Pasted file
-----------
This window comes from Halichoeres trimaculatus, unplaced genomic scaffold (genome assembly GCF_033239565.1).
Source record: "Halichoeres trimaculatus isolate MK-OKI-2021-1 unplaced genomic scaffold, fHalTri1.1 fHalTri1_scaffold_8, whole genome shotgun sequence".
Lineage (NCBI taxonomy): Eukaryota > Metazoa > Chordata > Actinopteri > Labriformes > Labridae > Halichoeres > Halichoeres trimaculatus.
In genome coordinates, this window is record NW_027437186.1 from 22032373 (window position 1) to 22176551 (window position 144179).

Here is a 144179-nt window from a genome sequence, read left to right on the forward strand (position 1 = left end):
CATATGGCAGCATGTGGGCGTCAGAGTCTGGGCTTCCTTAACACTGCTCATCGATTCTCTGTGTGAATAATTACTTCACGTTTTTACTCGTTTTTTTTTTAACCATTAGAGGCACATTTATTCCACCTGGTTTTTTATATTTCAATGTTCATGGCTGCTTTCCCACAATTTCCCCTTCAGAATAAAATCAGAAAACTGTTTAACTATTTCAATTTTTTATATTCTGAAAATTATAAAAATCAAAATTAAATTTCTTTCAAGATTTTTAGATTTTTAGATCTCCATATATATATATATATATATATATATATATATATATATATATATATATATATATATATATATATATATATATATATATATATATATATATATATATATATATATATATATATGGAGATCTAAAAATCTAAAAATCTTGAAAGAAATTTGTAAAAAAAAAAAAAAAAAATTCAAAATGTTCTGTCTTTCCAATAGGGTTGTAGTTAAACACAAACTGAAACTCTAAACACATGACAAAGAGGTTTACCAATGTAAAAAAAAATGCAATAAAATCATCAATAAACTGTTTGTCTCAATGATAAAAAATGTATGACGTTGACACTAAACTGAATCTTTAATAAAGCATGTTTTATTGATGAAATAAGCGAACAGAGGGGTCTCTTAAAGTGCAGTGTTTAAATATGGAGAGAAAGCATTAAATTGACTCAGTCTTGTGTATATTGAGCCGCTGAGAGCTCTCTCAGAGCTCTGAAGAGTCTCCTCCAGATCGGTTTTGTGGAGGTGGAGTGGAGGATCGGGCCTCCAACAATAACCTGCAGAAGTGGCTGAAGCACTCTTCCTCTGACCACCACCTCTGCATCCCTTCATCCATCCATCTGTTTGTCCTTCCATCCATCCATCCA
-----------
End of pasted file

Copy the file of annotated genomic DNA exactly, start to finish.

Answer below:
This window comes from Halichoeres trimaculatus, unplaced genomic scaffold (genome assembly GCF_033239565.1).
Source record: "Halichoeres trimaculatus isolate MK-OKI-2021-1 unplaced genomic scaffold, fHalTri1.1 fHalTri1_scaffold_8, whole genome shotgun sequence".
Lineage (NCBI taxonomy): Eukaryota > Metazoa > Chordata > Actinopteri > Labriformes > Labridae > Halichoeres > Halichoeres trimaculatus.
In genome coordinates, this window is record NW_027437186.1 from 22032373 (window position 1) to 22176551 (window position 144179).

Here is a 144179-nt window from a genome sequence, read left to right on the forward strand (position 1 = left end):
CATATGGCAGCATGTGGGCGTCAGAGTCTGGGCTTCCTTAACACTGCTCATCGATTCTCTGTGTGAATAATTACTTCACGTTTTTACTCGTTTTTTTTTTAACCATTAGAGGCACATTTATTCCACCTGGTTTTTTATATTTCAATGTTCATGGCTGCTTTCCCACAATTTCCCCTTCAGAATAAAATCAGAAAACTGTTTAACTATTTCAATTTTTTATATTCTGAAAATTATAAAAATCAAAATTAAATTTCTTTCAAGATTTTTAGATTTTTAGATCTCCATATATATATATATATATATATATATATATATATATATATATATATATATATATATATATATATATATATATATATATATATATATATATATATATATATATATATATATATGGAGATCTAAAAATCTAAAAATCTTGAAAGAAATTTGTAAAAAAAAAAAAAAAAAATTCAAAATGTTCTGTCTTTCCAATAGGGTTGTAGTTAAACACAAACTGAAACTCTAAACACATGACAAAGAGGTTTACCAATGTAAAAAAAAATGCAATAAAATCATCAATAAACTGTTTGTCTCAATGATAAAAAATGTATGACGTTGACACTAAACTGAATCTTTAATAAAGCATGTTTTATTGATGAAATAAGCGAACAGAGGGGTCTCTTAAAGTGCAGTGTTTAAATATGGAGAGAAAGCATTAAATTGACTCAGTCTTGTGTATATTGAGCCGCTGAGAGCTCTCTCAGAGCTCTGAAGAGTCTCCTCCAGATCGGTTTTGTGGAGGTGGAGTGGAGGATCGGGCCTCCAACAATAACCTGCAGAAGTGGCTGAAGCACTCTTCCTCTGACCACCACCTCTGCATCCCTTCATCCATCCATCTGTTTGTCCTTCCATCCATCCATCCA